Across the country, states are grappling with rising numbers of newborns suffering from their mothers’ use of drugs or alcohol. New Jersey is no exception. Since 2008, the number of babies born with neonatal abstinence syndrome has doubled. In 2016, 685 babies were affected in the Garden State.
When babies are exposed to opioids in the womb, they’re at a higher risk of birth defects and withdrawal symptoms, such as seizures and vomiting. But the sooner the mother and baby get treatment, the better health outcomes can be.
So the state has launched a campaign — “Help yourself. Help Your Baby. Get Treated” — aimed at pregnant women in active addiction.
“The campaign’s goal is to encourage pregnant women to get addiction treatment to reduce the impacts on their unborn child,” said Colette Lamothe-Galette, director of the state’s Office of Population Health.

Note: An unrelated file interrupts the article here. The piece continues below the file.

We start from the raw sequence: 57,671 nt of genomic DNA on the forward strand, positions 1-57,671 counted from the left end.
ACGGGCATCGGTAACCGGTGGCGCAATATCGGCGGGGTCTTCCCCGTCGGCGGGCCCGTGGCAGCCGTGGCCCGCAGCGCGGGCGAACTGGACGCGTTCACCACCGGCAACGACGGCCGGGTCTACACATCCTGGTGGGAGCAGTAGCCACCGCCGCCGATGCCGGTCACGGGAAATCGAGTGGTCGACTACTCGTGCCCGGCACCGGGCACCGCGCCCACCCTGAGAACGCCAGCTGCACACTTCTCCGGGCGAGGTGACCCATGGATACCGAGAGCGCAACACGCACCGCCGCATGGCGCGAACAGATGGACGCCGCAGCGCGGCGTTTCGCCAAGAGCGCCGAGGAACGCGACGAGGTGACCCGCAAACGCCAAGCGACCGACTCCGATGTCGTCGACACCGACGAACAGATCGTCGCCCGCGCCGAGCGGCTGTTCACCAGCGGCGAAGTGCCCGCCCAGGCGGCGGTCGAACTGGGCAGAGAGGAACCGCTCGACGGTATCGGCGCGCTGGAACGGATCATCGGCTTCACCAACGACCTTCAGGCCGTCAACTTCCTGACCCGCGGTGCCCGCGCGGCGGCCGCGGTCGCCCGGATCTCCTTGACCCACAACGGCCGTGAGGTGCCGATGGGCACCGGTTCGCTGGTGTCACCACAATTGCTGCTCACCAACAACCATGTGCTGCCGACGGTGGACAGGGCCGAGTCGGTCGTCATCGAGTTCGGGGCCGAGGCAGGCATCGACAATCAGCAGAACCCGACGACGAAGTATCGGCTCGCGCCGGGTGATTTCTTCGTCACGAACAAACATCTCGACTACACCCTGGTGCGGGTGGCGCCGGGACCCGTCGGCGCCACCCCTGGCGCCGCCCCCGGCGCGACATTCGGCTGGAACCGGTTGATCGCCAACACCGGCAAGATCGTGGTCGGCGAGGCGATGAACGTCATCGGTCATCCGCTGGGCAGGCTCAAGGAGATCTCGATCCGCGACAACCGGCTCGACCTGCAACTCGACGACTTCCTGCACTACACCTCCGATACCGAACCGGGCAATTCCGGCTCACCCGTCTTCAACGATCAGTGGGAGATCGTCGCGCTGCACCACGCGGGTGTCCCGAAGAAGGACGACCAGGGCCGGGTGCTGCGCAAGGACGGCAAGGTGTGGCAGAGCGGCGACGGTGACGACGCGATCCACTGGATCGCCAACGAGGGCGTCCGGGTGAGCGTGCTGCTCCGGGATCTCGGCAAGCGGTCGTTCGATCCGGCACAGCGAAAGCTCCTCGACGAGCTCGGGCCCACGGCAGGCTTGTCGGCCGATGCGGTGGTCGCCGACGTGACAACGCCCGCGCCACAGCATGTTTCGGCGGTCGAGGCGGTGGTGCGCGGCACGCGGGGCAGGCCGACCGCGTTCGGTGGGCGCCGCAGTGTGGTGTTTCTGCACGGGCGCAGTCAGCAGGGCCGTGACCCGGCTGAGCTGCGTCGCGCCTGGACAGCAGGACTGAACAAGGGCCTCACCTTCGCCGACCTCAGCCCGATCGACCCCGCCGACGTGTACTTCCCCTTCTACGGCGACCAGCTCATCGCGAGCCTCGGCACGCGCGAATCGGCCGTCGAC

Of pregnant women suffering from addiction, 60 percent have issues with heroin, according to current estimates.
“What we’re doing is distributing awareness materials, targeting corner store and bus advertising. We’ve launched a social media campaign,” Lamothe-Galette said.
The state also will encourage health care providers to treat patients with opioid dependency immediately and talk to pregnant women about their opioid use during all prenatal checkups.
“It’s an alarming rate of increase, and we need to work collaboratively to ensure that that number goes down,” said Lamothe-Galette.
Pennsylvania just started tracking neonatal abstinence syndrome this year. Since January, 426 newborns have been diagnosed.
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This article was published at WHYY’s website and was written by Anne Hoffman.